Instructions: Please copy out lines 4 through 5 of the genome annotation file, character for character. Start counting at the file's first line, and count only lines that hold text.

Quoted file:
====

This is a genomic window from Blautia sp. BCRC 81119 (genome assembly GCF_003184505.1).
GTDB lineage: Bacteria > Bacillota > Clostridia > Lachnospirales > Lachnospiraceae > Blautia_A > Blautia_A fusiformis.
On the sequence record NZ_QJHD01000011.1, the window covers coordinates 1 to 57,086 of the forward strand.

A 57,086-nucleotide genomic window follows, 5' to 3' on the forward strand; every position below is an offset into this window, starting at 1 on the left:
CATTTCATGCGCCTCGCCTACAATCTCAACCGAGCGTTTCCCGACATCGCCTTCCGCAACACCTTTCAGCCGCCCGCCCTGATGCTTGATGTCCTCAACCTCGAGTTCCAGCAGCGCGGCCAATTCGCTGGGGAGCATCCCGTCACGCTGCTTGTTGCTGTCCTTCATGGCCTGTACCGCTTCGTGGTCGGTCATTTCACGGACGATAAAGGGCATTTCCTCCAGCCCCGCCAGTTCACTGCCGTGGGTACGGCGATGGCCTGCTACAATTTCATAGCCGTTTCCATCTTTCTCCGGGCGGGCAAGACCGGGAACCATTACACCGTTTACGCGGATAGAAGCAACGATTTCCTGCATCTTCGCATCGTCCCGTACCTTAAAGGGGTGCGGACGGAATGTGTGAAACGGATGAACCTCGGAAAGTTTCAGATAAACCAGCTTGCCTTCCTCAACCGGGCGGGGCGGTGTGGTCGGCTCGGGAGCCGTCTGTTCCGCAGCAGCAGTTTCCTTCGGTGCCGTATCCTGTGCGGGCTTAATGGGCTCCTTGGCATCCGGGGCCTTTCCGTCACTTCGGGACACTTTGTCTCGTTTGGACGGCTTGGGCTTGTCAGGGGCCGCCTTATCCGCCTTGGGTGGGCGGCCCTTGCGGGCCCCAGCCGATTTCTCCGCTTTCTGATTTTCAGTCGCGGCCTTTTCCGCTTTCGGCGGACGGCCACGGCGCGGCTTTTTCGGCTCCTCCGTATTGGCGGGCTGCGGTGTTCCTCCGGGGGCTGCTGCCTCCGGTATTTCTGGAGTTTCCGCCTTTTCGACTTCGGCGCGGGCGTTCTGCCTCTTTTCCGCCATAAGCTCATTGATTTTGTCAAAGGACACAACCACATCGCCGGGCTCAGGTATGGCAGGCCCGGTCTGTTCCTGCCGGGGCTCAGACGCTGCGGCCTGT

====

A 57,086-nucleotide genomic window follows, 5' to 3' on the forward strand; every position below is an offset into this window, starting at 1 on the left:
CATTTCATGCGCCTCGCCTACAATCTCAACCGAGCGTTTCCCGACATCGCCTTCCGCAACACCTTTCAGCCGCCCGCCCTGATGCTTGATGTCCTCAACCTCGAGTTCCAGCAGCGCGGCCAATTCGCTGGGGAGCATCCCGTCACGCTGCTTGTTGCTGTCCTTCATGGCCTGTACCGCTTCGTGGTCGGTCATTTCACGGACGATAAAGGGCATTTCCTCCAGCCCCGCCAGTTCACTGCCGTGGGTACGGCGATGGCCTGCTACAATTTCATAGCCGTTTCCATCTTTCTCCGGGCGGGCAAGACCGGGAACCATTACACCGTTTACGCGGATAGAAGCAACGATTTCCTGCATCTTCGCATCGTCCCGTACCTTAAAGGGGTGCGGACGGAATGTGTGAAACGGATGAACCTCGGAAAGTTTCAGATAAACCAGCTTGCCTTCCTCAACCGGGCGGGGCGGTGTGGTCGGCTCGGGAGCCGTCTGTTCCGCAGCAGCAGTTTCCTTCGGTGCCGTATCCTGTGCGGGCTTAATGGGCTCCTTGGCATCCGGGGCCTTTCCGTCACTTCGGGACACTTTGTCTCGTTTGGACGGCTTGGGCTTGTCAGGGGCCGCCTTATCCGCCTTGGGTGGGCGGCCCTTGCGGGCCCCAGCCGATTTCTCCGCTTTCTGATTTTCAGTCGCGGCCTTTTCCGCTTTCGGCGGACGGCCACGGCGCGGCTTTTTCGGCTCCTCCGTATTGGCGGGCTGCGGTGTTCCTCCGGGGGCTGCTGCCTCCGGTATTTCTGGAGTTTCCGCCTTTTCGACTTCGGCGCGGGCGTTCTGCCTCTTTTCCGCCATAAGCTCATTGATTTTGTCAAAGGACACAACCACATCGCCGGGCTCAGGTATGGCAGGCCCGGTCTGTTCCTGCCGGGGCTCAGACGCTGCGGCCTGT